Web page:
Show Details
    HubPages Device IDThis is used to identify particular browsers or devices when the access the service, and is used for security reasons.
    LoginThis is necessary to sign in to the HubPages Service.
    Google RecaptchaThis is used to prevent bots and spam. (Privacy Policy)
    AkismetThis is used to detect comment spam. (Privacy Policy)
    HubPages Google AnalyticsThis is used to provide data on traffic to our website, all personally identifyable data is anonymized. (Privacy Policy)
    HubPages Traffic PixelThis is used to collect data on traffic to articles and other pages on our site. Unless you are signed in to a HubPages account, all personally identifiable information is anonymized.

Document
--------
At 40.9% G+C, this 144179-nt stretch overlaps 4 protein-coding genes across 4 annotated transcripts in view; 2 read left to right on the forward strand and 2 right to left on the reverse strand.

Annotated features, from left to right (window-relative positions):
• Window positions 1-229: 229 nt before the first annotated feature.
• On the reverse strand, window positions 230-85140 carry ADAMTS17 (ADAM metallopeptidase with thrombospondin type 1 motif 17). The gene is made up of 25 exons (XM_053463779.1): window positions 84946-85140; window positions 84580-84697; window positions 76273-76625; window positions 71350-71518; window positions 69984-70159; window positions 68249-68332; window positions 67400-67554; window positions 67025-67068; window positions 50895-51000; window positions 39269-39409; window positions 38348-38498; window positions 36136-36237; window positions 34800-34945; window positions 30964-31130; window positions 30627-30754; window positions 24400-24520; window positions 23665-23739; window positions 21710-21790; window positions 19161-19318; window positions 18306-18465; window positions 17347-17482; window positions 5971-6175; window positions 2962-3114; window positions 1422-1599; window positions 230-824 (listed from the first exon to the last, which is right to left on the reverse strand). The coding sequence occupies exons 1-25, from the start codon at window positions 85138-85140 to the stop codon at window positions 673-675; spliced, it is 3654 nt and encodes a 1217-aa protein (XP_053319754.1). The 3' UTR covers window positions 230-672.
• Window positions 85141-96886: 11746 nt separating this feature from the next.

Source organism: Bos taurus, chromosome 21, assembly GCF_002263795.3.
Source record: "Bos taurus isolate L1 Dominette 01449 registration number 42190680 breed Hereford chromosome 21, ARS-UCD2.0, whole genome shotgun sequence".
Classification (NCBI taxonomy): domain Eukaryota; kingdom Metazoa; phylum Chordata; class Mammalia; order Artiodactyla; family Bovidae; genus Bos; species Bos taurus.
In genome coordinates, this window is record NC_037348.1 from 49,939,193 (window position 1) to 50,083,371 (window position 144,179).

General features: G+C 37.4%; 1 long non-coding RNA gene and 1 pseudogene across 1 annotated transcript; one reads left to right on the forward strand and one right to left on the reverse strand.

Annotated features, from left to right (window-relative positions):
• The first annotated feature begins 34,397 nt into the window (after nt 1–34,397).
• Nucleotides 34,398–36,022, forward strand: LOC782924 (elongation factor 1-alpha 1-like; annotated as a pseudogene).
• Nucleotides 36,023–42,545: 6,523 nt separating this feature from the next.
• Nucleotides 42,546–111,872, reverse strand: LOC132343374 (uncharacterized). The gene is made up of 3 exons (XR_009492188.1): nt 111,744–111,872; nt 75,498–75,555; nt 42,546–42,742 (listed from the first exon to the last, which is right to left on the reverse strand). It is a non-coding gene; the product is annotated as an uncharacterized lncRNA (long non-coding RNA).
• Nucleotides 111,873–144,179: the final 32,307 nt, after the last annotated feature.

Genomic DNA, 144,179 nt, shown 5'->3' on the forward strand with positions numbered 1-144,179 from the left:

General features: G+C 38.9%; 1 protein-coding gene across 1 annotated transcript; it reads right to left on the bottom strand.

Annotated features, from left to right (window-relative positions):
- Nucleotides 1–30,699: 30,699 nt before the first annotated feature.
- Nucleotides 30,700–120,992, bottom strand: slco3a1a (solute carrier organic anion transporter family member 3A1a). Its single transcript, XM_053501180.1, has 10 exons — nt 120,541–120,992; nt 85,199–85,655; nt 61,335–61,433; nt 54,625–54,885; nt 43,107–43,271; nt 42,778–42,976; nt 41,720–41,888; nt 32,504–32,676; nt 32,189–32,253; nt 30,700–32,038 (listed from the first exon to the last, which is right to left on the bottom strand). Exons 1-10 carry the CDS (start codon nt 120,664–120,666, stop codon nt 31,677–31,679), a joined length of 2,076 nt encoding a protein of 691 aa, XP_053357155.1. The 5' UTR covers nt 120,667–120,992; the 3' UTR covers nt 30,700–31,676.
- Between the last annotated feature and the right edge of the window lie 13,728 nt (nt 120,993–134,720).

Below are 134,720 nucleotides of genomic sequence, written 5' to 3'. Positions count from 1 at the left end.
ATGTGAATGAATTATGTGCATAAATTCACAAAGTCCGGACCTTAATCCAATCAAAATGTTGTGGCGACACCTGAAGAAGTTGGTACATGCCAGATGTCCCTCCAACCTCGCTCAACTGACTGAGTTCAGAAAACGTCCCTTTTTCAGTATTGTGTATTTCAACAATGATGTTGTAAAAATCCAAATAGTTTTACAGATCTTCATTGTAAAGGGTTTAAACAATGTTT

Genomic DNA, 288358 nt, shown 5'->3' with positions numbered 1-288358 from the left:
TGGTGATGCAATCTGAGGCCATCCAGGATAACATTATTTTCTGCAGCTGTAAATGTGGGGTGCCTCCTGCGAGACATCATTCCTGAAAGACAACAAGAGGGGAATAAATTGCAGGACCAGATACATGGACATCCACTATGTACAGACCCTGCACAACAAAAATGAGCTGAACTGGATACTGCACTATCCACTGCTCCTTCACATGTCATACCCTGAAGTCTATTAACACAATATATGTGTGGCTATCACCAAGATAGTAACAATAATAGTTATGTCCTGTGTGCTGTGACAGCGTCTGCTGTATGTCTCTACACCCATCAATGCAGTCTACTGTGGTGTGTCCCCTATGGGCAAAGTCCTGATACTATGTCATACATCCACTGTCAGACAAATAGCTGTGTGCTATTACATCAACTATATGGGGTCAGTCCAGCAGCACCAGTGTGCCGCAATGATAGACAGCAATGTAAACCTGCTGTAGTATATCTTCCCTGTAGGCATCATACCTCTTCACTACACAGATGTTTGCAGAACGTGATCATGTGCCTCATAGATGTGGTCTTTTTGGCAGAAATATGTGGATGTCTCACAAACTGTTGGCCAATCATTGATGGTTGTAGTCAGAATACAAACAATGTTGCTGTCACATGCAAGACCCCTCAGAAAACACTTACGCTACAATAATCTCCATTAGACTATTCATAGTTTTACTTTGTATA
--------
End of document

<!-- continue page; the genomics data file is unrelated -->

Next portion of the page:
Amazon Web ServicesThis is a cloud services platform that we used to host our service. (Privacy Policy)
    CloudflareThis is a cloud CDN service that we use to efficiently deliver files required for our service to operate such as javascript, cascading style sheets, images, and videos. (Privacy Policy)
    Google Hosted LibrariesJavascript software libraries such as jQuery are loaded at endpoints on the or domains, for performance and efficiency reasons. (Privacy Policy)
    Google Custom SearchThis is feature allows you to search the site. (Privacy Policy)
    Google MapsSome articles have Google Maps embedded in them. (Privacy Policy)
    Google ChartsThis is used to display charts and graphs on articles and the author center. (Privacy Policy)